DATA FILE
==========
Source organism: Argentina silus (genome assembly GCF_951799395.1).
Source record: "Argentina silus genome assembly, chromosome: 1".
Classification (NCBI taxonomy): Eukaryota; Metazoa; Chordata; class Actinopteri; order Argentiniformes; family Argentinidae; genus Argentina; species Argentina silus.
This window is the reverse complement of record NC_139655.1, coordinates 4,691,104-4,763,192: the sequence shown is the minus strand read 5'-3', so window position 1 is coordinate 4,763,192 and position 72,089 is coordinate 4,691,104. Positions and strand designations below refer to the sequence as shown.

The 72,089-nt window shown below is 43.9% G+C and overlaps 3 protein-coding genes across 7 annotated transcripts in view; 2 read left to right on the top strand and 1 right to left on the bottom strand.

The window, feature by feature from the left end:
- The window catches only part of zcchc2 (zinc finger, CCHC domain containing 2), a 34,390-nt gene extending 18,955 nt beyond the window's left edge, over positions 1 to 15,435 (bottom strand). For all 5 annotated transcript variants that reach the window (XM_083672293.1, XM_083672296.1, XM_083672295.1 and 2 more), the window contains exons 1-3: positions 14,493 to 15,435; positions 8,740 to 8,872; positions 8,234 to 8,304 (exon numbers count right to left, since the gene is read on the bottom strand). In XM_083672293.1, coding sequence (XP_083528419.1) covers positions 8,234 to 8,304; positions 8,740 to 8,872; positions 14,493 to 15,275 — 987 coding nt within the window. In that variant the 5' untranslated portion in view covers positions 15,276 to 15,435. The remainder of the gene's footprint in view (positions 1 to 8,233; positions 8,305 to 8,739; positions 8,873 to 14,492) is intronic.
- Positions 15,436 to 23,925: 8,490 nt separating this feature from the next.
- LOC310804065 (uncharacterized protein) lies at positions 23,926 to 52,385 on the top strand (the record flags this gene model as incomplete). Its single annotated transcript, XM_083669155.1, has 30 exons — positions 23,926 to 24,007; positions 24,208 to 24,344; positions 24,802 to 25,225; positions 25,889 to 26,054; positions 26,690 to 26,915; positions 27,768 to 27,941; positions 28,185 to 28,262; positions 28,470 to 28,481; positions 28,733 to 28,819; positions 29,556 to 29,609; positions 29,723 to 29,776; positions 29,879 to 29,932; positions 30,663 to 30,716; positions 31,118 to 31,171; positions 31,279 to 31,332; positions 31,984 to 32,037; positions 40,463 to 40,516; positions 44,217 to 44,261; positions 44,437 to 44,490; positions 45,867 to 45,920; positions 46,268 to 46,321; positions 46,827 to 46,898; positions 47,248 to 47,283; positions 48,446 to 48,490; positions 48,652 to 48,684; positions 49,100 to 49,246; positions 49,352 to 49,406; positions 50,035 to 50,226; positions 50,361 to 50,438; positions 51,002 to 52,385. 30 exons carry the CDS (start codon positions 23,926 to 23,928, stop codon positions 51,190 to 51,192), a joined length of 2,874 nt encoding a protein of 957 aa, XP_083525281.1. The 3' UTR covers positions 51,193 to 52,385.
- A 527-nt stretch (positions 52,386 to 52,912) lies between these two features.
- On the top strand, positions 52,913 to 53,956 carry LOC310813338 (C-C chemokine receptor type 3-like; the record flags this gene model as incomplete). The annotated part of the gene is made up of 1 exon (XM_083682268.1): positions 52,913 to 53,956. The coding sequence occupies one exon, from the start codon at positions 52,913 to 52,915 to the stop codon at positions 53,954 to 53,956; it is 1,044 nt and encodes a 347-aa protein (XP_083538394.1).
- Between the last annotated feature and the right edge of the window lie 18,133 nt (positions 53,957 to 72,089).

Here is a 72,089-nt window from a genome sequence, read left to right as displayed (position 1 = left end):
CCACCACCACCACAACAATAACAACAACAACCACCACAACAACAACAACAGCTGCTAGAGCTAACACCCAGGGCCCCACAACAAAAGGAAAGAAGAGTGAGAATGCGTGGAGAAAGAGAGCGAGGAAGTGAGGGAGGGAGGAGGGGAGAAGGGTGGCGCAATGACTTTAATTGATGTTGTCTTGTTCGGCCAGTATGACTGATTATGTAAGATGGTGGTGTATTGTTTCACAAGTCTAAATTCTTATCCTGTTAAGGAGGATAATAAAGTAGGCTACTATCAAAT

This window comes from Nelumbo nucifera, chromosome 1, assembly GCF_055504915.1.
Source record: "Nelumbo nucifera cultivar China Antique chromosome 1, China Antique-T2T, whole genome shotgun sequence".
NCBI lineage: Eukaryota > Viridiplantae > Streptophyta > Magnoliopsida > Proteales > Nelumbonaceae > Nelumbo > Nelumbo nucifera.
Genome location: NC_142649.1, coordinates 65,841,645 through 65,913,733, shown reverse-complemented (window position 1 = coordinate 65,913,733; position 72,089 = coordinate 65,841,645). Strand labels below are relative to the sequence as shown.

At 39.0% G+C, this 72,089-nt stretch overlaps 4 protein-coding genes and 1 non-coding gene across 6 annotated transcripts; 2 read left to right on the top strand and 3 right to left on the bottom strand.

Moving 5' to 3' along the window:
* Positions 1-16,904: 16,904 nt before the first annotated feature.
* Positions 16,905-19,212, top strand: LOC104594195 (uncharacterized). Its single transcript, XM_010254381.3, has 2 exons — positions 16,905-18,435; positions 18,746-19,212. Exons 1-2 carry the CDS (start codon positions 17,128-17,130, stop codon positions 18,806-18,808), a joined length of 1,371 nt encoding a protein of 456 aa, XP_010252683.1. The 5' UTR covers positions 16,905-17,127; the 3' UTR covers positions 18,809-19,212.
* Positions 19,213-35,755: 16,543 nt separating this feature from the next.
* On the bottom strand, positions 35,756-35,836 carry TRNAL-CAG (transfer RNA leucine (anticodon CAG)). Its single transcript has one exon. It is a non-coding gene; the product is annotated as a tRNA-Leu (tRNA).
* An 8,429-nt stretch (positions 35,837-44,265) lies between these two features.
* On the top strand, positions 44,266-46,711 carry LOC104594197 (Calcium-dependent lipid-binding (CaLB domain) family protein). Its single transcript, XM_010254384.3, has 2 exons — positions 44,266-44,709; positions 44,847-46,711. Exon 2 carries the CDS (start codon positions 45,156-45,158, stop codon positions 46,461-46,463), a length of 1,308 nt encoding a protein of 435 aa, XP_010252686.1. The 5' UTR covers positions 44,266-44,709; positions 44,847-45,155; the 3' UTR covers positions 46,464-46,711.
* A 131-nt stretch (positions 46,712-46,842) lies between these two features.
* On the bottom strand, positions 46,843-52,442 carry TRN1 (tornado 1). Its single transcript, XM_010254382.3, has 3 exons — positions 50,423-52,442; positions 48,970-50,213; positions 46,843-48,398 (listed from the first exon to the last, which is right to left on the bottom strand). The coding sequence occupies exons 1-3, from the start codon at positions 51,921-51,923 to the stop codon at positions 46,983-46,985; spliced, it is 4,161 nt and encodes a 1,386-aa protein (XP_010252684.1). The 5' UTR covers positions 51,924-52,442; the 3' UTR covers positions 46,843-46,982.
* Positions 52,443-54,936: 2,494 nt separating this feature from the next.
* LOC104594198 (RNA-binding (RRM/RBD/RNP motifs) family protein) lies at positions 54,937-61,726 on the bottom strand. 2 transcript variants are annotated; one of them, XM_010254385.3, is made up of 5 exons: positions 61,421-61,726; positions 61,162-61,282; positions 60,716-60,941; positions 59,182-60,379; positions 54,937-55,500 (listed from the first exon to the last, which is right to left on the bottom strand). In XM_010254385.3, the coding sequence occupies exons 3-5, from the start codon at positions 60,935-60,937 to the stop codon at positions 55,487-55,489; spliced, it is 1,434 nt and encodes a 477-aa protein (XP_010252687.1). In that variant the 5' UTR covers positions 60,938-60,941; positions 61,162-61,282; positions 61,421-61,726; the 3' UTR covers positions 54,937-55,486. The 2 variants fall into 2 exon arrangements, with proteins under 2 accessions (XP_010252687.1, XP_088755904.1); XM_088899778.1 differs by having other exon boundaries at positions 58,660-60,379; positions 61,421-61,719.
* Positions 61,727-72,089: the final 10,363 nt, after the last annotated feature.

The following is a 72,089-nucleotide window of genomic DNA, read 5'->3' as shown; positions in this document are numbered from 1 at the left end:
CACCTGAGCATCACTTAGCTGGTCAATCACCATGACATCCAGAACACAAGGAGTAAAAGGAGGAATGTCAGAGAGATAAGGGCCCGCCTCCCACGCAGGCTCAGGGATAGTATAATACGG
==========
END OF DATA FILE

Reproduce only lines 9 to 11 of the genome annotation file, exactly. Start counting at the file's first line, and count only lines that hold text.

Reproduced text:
- LOC310804065 (uncharacterized protein) lies at positions 23,926 to 52,385 on the top strand (the record flags this gene model as incomplete). Its single annotated transcript, XM_083669155.1, has 30 exons — positions 23,926 to 24,007; positions 24,208 to 24,344; positions 24,802 to 25,225; positions 25,889 to 26,054; positions 26,690 to 26,915; positions 27,768 to 27,941; positions 28,185 to 28,262; positions 28,470 to 28,481; positions 28,733 to 28,819; positions 29,556 to 29,609; positions 29,723 to 29,776; positions 29,879 to 29,932; positions 30,663 to 30,716; positions 31,118 to 31,171; positions 31,279 to 31,332; positions 31,984 to 32,037; positions 40,463 to 40,516; positions 44,217 to 44,261; positions 44,437 to 44,490; positions 45,867 to 45,920; positions 46,268 to 46,321; positions 46,827 to 46,898; positions 47,248 to 47,283; positions 48,446 to 48,490; positions 48,652 to 48,684; positions 49,100 to 49,246; positions 49,352 to 49,406; positions 50,035 to 50,226; positions 50,361 to 50,438; positions 51,002 to 52,385. 30 exons carry the CDS (start codon positions 23,926 to 23,928, stop codon positions 51,190 to 51,192), a joined length of 2,874 nt encoding a protein of 957 aa, XP_083525281.1. The 3' UTR covers positions 51,193 to 52,385.
- A 527-nt stretch (positions 52,386 to 52,912) lies between these two features.
- On the top strand, positions 52,913 to 53,956 carry LOC310813338 (C-C chemokine receptor type 3-like; the record flags this gene model as incomplete). The annotated part of the gene is made up of 1 exon (XM_083682268.1): positions 52,913 to 53,956. The coding sequence occupies one exon, from the start codon at positions 52,913 to 52,915 to the stop codon at positions 53,954 to 53,956; it is 1,044 nt and encodes a 347-aa protein (XP_083538394.1).